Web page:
Cross-strait colonialism : Marxism and the construction of Taiwanese nationalism

Burger, Jacob Theodore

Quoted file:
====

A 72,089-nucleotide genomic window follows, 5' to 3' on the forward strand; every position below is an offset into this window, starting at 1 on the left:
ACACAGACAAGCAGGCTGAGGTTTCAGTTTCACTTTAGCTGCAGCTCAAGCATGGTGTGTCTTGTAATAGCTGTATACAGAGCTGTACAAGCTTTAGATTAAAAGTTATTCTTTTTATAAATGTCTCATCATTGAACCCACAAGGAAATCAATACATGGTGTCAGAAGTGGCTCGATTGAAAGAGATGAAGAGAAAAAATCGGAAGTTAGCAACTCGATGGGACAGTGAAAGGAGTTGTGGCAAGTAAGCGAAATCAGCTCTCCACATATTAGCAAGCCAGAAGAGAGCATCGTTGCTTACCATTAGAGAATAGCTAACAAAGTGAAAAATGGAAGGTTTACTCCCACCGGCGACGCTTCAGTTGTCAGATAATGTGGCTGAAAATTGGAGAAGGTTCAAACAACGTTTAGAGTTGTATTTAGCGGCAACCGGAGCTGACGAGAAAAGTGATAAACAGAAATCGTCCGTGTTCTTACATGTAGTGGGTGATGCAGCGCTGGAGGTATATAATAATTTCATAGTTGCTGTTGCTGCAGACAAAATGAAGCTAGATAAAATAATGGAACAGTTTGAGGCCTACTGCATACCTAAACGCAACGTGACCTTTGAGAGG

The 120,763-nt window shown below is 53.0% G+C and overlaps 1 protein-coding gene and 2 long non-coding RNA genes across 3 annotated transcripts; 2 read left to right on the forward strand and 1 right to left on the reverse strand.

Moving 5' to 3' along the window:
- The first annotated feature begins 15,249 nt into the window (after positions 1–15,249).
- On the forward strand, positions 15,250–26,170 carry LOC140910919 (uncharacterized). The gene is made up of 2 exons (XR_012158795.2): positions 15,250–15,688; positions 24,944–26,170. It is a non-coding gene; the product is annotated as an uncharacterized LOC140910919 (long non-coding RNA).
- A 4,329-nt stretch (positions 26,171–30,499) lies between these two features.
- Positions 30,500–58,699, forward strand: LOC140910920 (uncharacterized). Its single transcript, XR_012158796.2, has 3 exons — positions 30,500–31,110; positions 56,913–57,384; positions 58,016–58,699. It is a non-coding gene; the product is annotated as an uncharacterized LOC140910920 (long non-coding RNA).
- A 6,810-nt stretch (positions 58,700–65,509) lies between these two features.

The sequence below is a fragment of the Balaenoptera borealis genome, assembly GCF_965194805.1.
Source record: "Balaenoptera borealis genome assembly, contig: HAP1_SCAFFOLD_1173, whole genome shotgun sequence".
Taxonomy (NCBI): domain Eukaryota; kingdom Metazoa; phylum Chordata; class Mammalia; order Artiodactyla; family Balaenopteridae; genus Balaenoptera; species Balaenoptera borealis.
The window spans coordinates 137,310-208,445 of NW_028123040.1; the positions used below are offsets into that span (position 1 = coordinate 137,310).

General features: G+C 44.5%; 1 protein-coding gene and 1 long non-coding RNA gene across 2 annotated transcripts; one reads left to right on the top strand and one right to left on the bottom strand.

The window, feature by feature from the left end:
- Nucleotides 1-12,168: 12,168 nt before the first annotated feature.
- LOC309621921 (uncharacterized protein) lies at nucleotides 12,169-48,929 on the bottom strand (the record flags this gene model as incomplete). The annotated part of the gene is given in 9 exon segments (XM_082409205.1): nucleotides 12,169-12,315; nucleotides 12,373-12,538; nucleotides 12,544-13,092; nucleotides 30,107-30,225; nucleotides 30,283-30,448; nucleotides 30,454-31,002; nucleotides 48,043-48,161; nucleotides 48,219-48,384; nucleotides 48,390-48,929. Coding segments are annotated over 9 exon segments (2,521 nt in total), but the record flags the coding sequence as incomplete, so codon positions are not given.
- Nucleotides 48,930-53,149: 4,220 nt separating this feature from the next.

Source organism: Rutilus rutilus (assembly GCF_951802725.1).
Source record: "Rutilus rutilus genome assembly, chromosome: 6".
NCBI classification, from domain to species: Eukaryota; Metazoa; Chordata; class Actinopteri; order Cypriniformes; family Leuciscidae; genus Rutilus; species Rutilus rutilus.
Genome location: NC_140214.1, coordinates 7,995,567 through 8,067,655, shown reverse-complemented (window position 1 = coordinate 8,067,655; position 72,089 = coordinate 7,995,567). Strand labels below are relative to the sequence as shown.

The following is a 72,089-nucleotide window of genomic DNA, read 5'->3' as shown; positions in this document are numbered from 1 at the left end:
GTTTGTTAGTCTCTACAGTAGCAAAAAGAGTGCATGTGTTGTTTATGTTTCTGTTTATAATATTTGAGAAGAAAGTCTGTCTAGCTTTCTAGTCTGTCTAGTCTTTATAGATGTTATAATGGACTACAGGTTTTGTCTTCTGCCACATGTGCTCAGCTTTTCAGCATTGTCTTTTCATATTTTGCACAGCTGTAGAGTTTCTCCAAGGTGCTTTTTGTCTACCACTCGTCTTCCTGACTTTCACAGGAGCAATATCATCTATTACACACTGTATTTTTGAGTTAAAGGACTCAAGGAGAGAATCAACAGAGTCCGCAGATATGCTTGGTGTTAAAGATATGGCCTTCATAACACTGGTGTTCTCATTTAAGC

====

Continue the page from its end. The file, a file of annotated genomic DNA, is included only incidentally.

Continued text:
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This thesis explores the history of the Taiwanese independence movement, particularly focusing upon the relationship between the creation of a Taiwanese nationalism and the communist movement. This is accomplished via examining the earliest historiographic writing centered on Taiwan and comparing it with the dominant views of Taiwan in Chinese Nationalist Party (KMT) and Chinese Communist Party (CCP) historiography, which demonstrates how the original Taiwanese nationalism was derived from a Marxist historical narrative. The history of this socialist nationalism is then deployed as a foil to critique both KMT and CCP narratives of Taiwan and its place in China’s history. The history of the Taiwanese Communist Party is explored in depth, particularly its relationship with the independence movement, the CCP, and the Japanese Communist Party. The communist origin of Taiwanese nationalism destabilizes the dominant discourse of “One China,” and illustrates how nationalism is sometimes, paradoxically, the only thing that can resist other more oppressive nationalisms.